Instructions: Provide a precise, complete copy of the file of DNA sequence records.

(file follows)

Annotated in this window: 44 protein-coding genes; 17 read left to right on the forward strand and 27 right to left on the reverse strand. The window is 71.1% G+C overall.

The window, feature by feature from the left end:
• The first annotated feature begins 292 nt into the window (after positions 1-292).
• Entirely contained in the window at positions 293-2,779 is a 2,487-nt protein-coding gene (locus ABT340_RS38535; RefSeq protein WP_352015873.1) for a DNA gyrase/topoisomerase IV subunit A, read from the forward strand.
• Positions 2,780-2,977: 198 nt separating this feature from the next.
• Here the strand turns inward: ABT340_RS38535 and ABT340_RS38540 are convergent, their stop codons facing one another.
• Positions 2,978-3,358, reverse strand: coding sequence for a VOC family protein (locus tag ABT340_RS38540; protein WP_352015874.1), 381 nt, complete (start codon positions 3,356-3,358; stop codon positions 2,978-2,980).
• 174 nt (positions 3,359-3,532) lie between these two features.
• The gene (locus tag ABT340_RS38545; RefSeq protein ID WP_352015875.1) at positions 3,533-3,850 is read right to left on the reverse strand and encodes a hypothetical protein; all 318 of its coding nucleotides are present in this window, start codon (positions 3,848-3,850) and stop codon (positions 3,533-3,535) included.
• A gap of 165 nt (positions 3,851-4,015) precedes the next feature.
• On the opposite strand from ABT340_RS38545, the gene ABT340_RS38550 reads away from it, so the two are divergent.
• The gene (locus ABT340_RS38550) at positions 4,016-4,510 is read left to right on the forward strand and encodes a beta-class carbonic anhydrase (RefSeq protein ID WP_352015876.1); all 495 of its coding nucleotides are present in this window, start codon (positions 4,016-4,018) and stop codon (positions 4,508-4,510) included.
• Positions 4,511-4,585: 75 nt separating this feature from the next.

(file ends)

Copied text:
Annotated in this window: 44 protein-coding genes; 17 read left to right on the forward strand and 27 right to left on the reverse strand. The window is 71.1% G+C overall.

The window, feature by feature from the left end:
• The first annotated feature begins 292 nt into the window (after positions 1-292).
• Entirely contained in the window at positions 293-2,779 is a 2,487-nt protein-coding gene (locus ABT340_RS38535; RefSeq protein WP_352015873.1) for a DNA gyrase/topoisomerase IV subunit A, read from the forward strand.
• Positions 2,780-2,977: 198 nt separating this feature from the next.
• Here the strand turns inward: ABT340_RS38535 and ABT340_RS38540 are convergent, their stop codons facing one another.
• Positions 2,978-3,358, reverse strand: coding sequence for a VOC family protein (locus tag ABT340_RS38540; protein WP_352015874.1), 381 nt, complete (start codon positions 3,356-3,358; stop codon positions 2,978-2,980).
• 174 nt (positions 3,359-3,532) lie between these two features.
• The gene (locus tag ABT340_RS38545; RefSeq protein ID WP_352015875.1) at positions 3,533-3,850 is read right to left on the reverse strand and encodes a hypothetical protein; all 318 of its coding nucleotides are present in this window, start codon (positions 3,848-3,850) and stop codon (positions 3,533-3,535) included.
• A gap of 165 nt (positions 3,851-4,015) precedes the next feature.
• On the opposite strand from ABT340_RS38545, the gene ABT340_RS38550 reads away from it, so the two are divergent.
• The gene (locus ABT340_RS38550) at positions 4,016-4,510 is read left to right on the forward strand and encodes a beta-class carbonic anhydrase (RefSeq protein ID WP_352015876.1); all 495 of its coding nucleotides are present in this window, start codon (positions 4,016-4,018) and stop codon (positions 4,508-4,510) included.
• Positions 4,511-4,585: 75 nt separating this feature from the next.